What’s your favorite drink?
“My favorite drink at one time was Heineken, but I don’t drink anymore. On occasion, once in a while, but I’ve seen everybody here. Been there, done that. I don’t have the urge anymore.”

Honolulu Bouncers

D.J. Bishop
Age: 36
Workplace: Manifest


Where are you from?
“The Bronx, New York.”

How long have you been doing this?
“About six months. I used to be in the military, the Army. I retired from the military [in Hawaii]. Decided to do something different, you know. Get out on the scene, get out of the house, keep moving.”

So you like meeting people on the job?
“I do. I meet a lot of interesting people. Doctors, lawyers, people who work for corporate America. They come out here to have a good time. Sometimes they get a little tipsy, I got to put them out. That gets fun sometimes.”

What’s cool about this place?
“The diversity of the crowd. You get a lot of people from everywhere. Some places have only hip-hop or blues or whatever. This has a lot of diversity, so you get a lot of different cultures coming here. I like it.”

What is the craziest thing you’ve seen?
“Inside I’ve seen people halfway having sex in the club and I have to [mimics pulling them apart] you know, ‘Hey!’ Got to put them out. Seen some crazy stuff.”

How often do you work?
“Three nights a week. I like it. I like getting out of the house. Otherwise I’d stay in and watch Family Feud all day. Now I get to come out and meet people. I’m not a clubber myself, so this is the closest I come to being in the club. I like it.”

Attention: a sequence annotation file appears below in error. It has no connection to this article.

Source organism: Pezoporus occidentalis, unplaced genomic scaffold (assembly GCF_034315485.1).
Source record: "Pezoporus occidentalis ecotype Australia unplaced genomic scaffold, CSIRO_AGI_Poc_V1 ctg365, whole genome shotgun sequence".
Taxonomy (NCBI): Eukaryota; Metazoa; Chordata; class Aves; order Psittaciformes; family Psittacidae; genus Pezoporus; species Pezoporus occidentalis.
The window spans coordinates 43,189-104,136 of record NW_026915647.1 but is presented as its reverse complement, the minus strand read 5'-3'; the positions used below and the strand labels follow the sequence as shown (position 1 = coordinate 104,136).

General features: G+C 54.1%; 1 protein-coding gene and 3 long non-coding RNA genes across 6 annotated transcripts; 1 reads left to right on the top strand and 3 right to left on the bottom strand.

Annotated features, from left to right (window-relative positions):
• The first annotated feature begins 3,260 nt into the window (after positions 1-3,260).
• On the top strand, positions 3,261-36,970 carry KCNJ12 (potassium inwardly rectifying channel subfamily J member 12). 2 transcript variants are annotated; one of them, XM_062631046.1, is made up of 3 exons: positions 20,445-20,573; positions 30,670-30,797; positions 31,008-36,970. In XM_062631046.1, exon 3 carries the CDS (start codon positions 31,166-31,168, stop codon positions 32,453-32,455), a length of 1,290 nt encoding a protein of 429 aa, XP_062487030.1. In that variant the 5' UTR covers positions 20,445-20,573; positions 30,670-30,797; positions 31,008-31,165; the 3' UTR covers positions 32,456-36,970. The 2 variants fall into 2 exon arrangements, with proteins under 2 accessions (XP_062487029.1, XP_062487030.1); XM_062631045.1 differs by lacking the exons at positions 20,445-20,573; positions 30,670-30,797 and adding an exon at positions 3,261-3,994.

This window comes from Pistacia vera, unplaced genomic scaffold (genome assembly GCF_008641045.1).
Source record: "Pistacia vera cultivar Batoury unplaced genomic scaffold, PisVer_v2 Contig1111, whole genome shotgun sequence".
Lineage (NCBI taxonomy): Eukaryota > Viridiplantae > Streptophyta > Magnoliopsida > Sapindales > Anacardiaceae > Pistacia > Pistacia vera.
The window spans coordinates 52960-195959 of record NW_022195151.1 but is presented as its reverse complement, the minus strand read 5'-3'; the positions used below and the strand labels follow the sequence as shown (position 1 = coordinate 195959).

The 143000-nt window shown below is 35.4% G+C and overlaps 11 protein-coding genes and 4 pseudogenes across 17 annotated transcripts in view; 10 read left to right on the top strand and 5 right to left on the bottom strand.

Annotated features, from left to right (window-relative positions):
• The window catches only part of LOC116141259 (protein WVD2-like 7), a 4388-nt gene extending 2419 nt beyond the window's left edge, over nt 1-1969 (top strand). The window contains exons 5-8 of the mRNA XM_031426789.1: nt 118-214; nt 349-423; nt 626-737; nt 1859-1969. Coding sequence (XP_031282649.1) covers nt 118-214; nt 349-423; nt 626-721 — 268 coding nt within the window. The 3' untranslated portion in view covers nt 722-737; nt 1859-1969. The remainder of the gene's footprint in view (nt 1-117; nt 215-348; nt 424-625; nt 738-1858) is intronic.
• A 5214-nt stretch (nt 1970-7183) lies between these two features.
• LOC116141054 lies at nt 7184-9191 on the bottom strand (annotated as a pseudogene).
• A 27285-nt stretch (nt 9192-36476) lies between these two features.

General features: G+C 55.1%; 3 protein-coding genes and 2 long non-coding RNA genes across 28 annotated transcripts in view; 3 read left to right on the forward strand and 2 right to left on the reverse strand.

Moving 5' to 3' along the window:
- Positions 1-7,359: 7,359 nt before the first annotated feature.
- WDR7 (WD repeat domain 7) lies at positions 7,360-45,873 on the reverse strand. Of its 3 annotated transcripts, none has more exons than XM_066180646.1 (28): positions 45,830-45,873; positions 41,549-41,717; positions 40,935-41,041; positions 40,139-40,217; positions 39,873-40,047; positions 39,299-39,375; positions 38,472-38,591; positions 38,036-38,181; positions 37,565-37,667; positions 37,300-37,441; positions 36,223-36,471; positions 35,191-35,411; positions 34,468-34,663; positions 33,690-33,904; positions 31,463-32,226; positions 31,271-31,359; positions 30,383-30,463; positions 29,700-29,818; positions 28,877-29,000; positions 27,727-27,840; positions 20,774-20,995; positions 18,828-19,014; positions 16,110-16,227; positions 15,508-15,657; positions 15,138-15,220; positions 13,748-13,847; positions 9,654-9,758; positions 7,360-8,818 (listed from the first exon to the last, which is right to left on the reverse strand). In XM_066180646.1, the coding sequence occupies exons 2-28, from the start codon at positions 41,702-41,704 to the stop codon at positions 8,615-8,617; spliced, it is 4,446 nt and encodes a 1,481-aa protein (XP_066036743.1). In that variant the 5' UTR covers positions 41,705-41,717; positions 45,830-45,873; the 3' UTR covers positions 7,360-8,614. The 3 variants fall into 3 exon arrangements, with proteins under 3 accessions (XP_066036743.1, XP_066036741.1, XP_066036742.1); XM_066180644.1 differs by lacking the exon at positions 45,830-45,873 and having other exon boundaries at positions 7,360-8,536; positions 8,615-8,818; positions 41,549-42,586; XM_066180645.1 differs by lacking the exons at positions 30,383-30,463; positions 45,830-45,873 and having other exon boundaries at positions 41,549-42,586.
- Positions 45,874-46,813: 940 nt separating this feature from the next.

What’s your favorite post-shift drink?
“I do not drink. Eight years now.”

Honolulu Bouncers

Chris Jones
Age: 32
Workplace: Arnold’s Beach Bar & Grill


Where are you from?
“Rockford, Illinois.”

What brought you out here?
“Getting away from the cold and snow in the Midwest.”

How long have you been a bouncer here?
“Six months. I’m also a server at the Makai Plantation at the airport.”

What brought you to Arnold’s?
“I had never heard of it. I applied online. I wanted to be social without spending money, so I applied for a doorman bouncer job and found this place.”

What makes this place special?
“The regulars and the local feel of the place. There’s not a lot of places that I’ve been to that has a local feel to it. Most places have so many flyers and advertisements and everything, you don’t get the feeling that you get to talk to strangers and meet new people.”

What’s the craziest thing you’ve seen?
“I’ve seen best friends fight. There’s a lot of weird stuff out here.”

What’s a regular night like?
“We run a pretty tight ship. A lot of people know that and think, Aw, we’re not going to go to Arnold’s. If you don’t look 75 and up, we’re not going to let you in without checking your ID. A lot of people don’t want come here if they feel like they’re not going to be on their best behavior. Most of my nights are pretty chill until a little later, and then it’s watching out for drunk people coming out of Ubers. Because of the area, people bar-hop and so they’ll end up here because our drinks are the cheapest in Waikiki, and they’ll want to be here.”

What’s your favorite post-shift drink?
“Rum and Coke. Because I can drink that and head home and get some sleep.”